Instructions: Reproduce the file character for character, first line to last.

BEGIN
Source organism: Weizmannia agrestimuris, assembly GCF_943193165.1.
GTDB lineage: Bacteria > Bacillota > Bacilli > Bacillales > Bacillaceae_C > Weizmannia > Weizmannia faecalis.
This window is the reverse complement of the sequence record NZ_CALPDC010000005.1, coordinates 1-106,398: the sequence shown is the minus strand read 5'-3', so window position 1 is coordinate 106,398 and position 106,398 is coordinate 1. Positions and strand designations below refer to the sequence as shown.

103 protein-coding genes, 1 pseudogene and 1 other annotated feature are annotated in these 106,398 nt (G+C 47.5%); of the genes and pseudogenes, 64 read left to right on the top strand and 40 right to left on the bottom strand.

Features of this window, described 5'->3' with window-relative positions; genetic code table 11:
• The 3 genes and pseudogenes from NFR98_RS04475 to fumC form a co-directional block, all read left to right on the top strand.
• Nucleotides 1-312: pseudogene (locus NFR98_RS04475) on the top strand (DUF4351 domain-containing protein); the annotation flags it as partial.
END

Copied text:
Source organism: Weizmannia agrestimuris, assembly GCF_943193165.1.
GTDB lineage: Bacteria > Bacillota > Bacilli > Bacillales > Bacillaceae_C > Weizmannia > Weizmannia faecalis.
This window is the reverse complement of the sequence record NZ_CALPDC010000005.1, coordinates 1-106,398: the sequence shown is the minus strand read 5'-3', so window position 1 is coordinate 106,398 and position 106,398 is coordinate 1. Positions and strand designations below refer to the sequence as shown.

103 protein-coding genes, 1 pseudogene and 1 other annotated feature are annotated in these 106,398 nt (G+C 47.5%); of the genes and pseudogenes, 64 read left to right on the top strand and 40 right to left on the bottom strand.

Features of this window, described 5'->3' with window-relative positions; genetic code table 11:
• The 3 genes and pseudogenes from NFR98_RS04475 to fumC form a co-directional block, all read left to right on the top strand.
• Nucleotides 1-312: pseudogene (locus NFR98_RS04475) on the top strand (DUF4351 domain-containing protein); the annotation flags it as partial.